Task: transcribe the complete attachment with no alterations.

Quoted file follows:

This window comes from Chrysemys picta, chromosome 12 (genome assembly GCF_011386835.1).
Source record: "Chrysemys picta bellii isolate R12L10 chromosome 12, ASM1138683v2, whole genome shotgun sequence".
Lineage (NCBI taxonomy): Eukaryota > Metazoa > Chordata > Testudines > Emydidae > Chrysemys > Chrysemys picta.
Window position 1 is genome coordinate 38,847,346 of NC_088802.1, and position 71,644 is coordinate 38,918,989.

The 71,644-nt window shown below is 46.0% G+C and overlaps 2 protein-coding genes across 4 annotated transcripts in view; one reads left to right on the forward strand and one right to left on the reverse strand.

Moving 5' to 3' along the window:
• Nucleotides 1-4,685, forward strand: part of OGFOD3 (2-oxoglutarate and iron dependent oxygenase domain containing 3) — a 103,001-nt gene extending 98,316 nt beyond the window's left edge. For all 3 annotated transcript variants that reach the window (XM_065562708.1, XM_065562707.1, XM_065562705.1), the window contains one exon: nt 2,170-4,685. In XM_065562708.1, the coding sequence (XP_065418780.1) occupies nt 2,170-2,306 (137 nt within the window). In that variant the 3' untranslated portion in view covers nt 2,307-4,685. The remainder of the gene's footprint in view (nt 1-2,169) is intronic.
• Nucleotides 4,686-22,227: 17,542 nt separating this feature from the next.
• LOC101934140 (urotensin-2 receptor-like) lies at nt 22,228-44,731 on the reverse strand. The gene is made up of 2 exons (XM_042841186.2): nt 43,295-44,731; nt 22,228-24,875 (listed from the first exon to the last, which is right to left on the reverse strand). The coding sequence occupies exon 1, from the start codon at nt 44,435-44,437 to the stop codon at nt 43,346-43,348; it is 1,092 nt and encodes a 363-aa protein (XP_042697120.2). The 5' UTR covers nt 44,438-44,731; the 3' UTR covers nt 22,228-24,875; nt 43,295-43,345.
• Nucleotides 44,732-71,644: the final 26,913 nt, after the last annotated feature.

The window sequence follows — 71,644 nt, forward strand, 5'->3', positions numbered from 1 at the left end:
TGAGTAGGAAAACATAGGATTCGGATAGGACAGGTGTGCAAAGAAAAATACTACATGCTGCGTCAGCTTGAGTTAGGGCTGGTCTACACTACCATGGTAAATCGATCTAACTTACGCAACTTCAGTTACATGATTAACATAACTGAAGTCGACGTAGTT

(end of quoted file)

This window comes from Chrysemys picta, chromosome 12 (genome assembly GCF_011386835.1).
Source record: "Chrysemys picta bellii isolate R12L10 chromosome 12, ASM1138683v2, whole genome shotgun sequence".
Lineage (NCBI taxonomy): Eukaryota > Metazoa > Chordata > Testudines > Emydidae > Chrysemys > Chrysemys picta.
Window position 1 is genome coordinate 38,847,346 of NC_088802.1, and position 71,644 is coordinate 38,918,989.

The 71,644-nt window shown below is 46.0% G+C and overlaps 2 protein-coding genes across 4 annotated transcripts in view; one reads left to right on the forward strand and one right to left on the reverse strand.

Moving 5' to 3' along the window:
• Nucleotides 1-4,685, forward strand: part of OGFOD3 (2-oxoglutarate and iron dependent oxygenase domain containing 3) — a 103,001-nt gene extending 98,316 nt beyond the window's left edge. For all 3 annotated transcript variants that reach the window (XM_065562708.1, XM_065562707.1, XM_065562705.1), the window contains one exon: nt 2,170-4,685. In XM_065562708.1, the coding sequence (XP_065418780.1) occupies nt 2,170-2,306 (137 nt within the window). In that variant the 3' untranslated portion in view covers nt 2,307-4,685. The remainder of the gene's footprint in view (nt 1-2,169) is intronic.
• Nucleotides 4,686-22,227: 17,542 nt separating this feature from the next.
• LOC101934140 (urotensin-2 receptor-like) lies at nt 22,228-44,731 on the reverse strand. The gene is made up of 2 exons (XM_042841186.2): nt 43,295-44,731; nt 22,228-24,875 (listed from the first exon to the last, which is right to left on the reverse strand). The coding sequence occupies exon 1, from the start codon at nt 44,435-44,437 to the stop codon at nt 43,346-43,348; it is 1,092 nt and encodes a 363-aa protein (XP_042697120.2). The 5' UTR covers nt 44,438-44,731; the 3' UTR covers nt 22,228-24,875; nt 43,295-43,345.
• Nucleotides 44,732-71,644: the final 26,913 nt, after the last annotated feature.

The window sequence follows — 71,644 nt, forward strand, 5'->3', positions numbered from 1 at the left end:
TGAGTAGGAAAACATAGGATTCGGATAGGACAGGTGTGCAAAGAAAAATACTACATGCTGCGTCAGCTTGAGTTAGGGCTGGTCTACACTACCATGGTAAATCGATCTAACTTACGCAACTTCAGTTACATGATTAACATAACTGAAGTCGACGTAGTT